“Nigeria is great. But the greatness is largely because a group of people who had no opportunity but were keen on creating opportunities for themselves and others. I am talking of a group of people who had a vision that they must take their destiny in their own hands; people who told themselves: we can reposition our selves and make ourselves useful to the society that is so harsh, a society that is so complaisant about her citizens. The average Nigerian filmmaker has not been able to realise his capital investment in the industry. The average filmmaker that is so weakend despite his being so strong is taking his properties into a nylon bag and walking back to his village. These are the people who sold their family land, who sold houses that belong to their parents to put into a business which they know is vibrant, that can sustain them that can uplift the nation and they are being denied their profit. Some people are feeding fat on what others have done. It is sad!”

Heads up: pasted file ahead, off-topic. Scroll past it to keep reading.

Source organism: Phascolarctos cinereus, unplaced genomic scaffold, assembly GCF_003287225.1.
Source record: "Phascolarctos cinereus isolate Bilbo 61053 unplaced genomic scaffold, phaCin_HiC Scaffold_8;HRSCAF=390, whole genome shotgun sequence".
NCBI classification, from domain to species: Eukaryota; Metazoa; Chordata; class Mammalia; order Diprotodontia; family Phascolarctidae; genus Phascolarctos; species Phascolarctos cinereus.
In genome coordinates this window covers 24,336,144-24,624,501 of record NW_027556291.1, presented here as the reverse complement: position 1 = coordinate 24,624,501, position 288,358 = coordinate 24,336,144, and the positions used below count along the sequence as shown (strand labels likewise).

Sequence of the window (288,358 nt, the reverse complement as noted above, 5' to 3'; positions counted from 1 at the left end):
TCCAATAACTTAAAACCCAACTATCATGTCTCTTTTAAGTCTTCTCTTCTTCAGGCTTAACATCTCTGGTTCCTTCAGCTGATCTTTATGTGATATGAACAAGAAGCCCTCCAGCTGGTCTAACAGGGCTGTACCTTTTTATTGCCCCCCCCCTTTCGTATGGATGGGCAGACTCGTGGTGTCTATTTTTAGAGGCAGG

Obazele revealed that in the history of world recession everything goes down, while entertainment goes up.
His words: “This is the reason we must put everybody in the right frame of mind, now is the time that our thought must be very active to move the industry ahead.